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16 Postures Martial ArtThe 16 Postures Martial Art was an idea that I had for a unique unarmed combat system. It involves a set number (16 as an example) of carefully developed "postures". Each posture would share these essential characteristics:
- Each one balanced within itself
- Offers protection to main areas
- Is an attack
The idea is that a posture is held in tension for a moment with full force. Then another posture is held in tension for a moment with full force. The transition between each posture would share these essential characteristics:/
- Maintains balance
- Initiates a block or evasion
- Initiates an attack
The martial art consists only of a set number of carefully designed postures held at high tension for a brief moment in various sequences in just the same way that letters make up words in various combinations.
The practitioner must become fully aware of each posture with its strengths and limitations. They must infuse their awareness into each posture to a very high degree. Visualizing their usefullness in many varied situations.
Depending on the number of elemental postures the number of combinations over 2 or more transitions will vary greatly. For example imagine a hyperthetical martial art with only 3 elemental postures:
- 0 Transitions=3 Variations
- 1 Transition= 6 Variations
- 2 Transitions=12 Variations
- 3 Transitions=24 Variations
a, b and c represent the three elemental postures. The red lines represent a transition from one elemental posture to another.
How Many Postures?A system with too few elemental postures would suffer from a serious limitation. This is because they would lack the variations necessary to deal with the complications of real combat. On the other hand a system with too many elemental postures would be impractical because it would take too long to learn them to the correct depth and the number of sequential patterns would be far to vast too learn for even sequences of only 2 or 3 transitions. In theory there must be an ideal number of elemental postures for this unique kind of martial system.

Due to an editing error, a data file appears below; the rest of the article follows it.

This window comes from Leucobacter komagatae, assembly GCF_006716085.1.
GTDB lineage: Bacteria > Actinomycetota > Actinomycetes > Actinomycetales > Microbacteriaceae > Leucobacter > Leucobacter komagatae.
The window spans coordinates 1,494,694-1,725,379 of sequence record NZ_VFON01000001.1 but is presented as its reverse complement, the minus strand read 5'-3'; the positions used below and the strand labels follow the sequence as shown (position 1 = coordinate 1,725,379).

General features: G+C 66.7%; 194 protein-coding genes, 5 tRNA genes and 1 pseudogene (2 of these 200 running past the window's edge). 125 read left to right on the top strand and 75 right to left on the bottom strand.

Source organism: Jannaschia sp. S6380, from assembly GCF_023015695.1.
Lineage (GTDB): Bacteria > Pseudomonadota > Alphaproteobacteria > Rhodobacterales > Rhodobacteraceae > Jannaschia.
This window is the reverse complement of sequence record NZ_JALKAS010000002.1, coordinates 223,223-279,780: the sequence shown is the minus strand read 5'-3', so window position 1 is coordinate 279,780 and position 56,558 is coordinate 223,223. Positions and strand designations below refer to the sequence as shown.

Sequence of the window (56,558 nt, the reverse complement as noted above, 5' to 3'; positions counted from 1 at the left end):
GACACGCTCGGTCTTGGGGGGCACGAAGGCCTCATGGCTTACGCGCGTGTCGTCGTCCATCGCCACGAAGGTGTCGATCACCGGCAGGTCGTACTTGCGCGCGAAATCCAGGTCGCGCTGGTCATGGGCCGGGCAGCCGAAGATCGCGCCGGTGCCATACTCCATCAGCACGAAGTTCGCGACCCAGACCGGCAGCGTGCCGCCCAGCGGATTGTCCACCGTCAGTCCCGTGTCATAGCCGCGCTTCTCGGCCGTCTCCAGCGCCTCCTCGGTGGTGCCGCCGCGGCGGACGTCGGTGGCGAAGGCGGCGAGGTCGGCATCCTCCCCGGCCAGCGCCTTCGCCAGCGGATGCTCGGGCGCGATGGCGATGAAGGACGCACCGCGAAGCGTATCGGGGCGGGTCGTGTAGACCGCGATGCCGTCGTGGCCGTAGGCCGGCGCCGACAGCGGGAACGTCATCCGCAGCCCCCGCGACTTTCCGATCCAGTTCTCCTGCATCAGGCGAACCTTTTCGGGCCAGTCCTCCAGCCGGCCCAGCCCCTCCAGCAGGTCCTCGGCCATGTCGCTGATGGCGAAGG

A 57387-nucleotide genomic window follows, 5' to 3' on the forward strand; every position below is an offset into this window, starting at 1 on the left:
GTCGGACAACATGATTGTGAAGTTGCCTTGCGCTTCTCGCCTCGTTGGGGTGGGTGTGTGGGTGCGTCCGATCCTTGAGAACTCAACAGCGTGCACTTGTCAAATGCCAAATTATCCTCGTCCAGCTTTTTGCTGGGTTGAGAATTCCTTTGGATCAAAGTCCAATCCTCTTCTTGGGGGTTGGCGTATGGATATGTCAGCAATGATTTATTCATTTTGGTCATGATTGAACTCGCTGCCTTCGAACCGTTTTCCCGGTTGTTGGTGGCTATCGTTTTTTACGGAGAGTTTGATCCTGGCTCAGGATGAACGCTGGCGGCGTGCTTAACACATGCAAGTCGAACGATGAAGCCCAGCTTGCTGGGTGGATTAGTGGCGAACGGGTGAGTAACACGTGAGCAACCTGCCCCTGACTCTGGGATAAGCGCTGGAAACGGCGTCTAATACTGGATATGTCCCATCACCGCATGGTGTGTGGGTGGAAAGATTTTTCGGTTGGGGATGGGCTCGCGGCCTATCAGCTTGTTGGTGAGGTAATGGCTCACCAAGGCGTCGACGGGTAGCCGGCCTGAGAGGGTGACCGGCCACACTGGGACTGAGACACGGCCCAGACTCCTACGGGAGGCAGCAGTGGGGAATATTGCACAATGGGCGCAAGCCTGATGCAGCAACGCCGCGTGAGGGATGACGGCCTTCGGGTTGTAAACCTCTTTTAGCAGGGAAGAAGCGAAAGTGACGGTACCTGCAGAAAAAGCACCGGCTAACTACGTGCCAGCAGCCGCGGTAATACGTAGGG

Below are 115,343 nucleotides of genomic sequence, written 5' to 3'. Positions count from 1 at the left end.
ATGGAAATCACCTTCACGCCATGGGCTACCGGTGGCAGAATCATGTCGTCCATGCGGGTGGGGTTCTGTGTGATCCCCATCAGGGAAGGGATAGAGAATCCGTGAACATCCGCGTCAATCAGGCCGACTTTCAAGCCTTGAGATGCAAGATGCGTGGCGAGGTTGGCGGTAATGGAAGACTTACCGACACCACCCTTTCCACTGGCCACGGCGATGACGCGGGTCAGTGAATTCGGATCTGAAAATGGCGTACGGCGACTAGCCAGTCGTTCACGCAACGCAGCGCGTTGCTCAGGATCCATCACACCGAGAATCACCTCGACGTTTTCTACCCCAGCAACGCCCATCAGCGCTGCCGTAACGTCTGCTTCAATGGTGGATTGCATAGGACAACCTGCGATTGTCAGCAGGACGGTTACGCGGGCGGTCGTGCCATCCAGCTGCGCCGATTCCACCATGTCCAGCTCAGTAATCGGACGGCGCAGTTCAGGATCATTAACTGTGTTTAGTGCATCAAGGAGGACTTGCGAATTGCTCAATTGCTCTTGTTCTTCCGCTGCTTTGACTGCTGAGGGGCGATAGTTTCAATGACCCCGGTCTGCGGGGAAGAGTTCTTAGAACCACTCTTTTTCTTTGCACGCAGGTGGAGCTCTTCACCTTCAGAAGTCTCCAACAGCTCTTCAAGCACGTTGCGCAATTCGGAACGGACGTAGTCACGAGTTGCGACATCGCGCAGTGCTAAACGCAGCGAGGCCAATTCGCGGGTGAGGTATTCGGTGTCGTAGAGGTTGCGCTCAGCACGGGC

Multiple Transitions Types Between 2 Elemental Postures?In theory, the number of transitions between any 2 Elemental Postures is variable. In other words a particular system could impose strict limitations on the transitions ie only
one precise, carefully planned and well practiced transition between each pair of elemental postures. This is in keeping with the spirit of the overall method: rapid simple and high powered. In other words, because the range of possible choices are limited they may be performed more rapidly and with more inate awareness. The transitions in such a structured system would be finite and an easily managed small number. This would allow for a much deeper and more rigorous training for each of the individual transitions. On the other hand having a relatively small number of transitions could mean that the system is not rich enough in variety to deal with real life situations.
A system could be structured such that their are 2, 3 or 4 possible transitions between each elemental posture and the next one in the sequence. This would allow much greater variety but would take much longer to learn.
A system could be limited only by the number of elemental postures but impose no limits on the types of transition between them. This freer system would miss out on some of the benefits of a more structured system but would, in theory allow for much greater flexibility and variety during combat.
Categorization of the Elemental PosturesIf a system allows only for a set number of postures then obviously each one has to be as useful as possible and the set as a whole must be balanced and contain postures that cover situations from all angles etc. The natural structure of the body dictates the type of suitable postures. The symmetry of the body should be reflected by symmetry of the posture set. For example, if in the posture set there is a posture where the right arm is in a particular position, then there must also be an elemental posture where the left arm is in that same position. In other words every posture must either be symmetrical within itself or have a "mirror" partner.
SummaryThis hyperthetical martial art idea may or may not be useful and practical as a stand alone system. A lot of study and research is needed to optimize it. I encourage any interested people to come forward with their ideas. It may have some use as a back up technique for martial artists trained in other systems. In certain situations a string of high tension postures in a particular sequence could totally disrupt the enemy and lead to victory.
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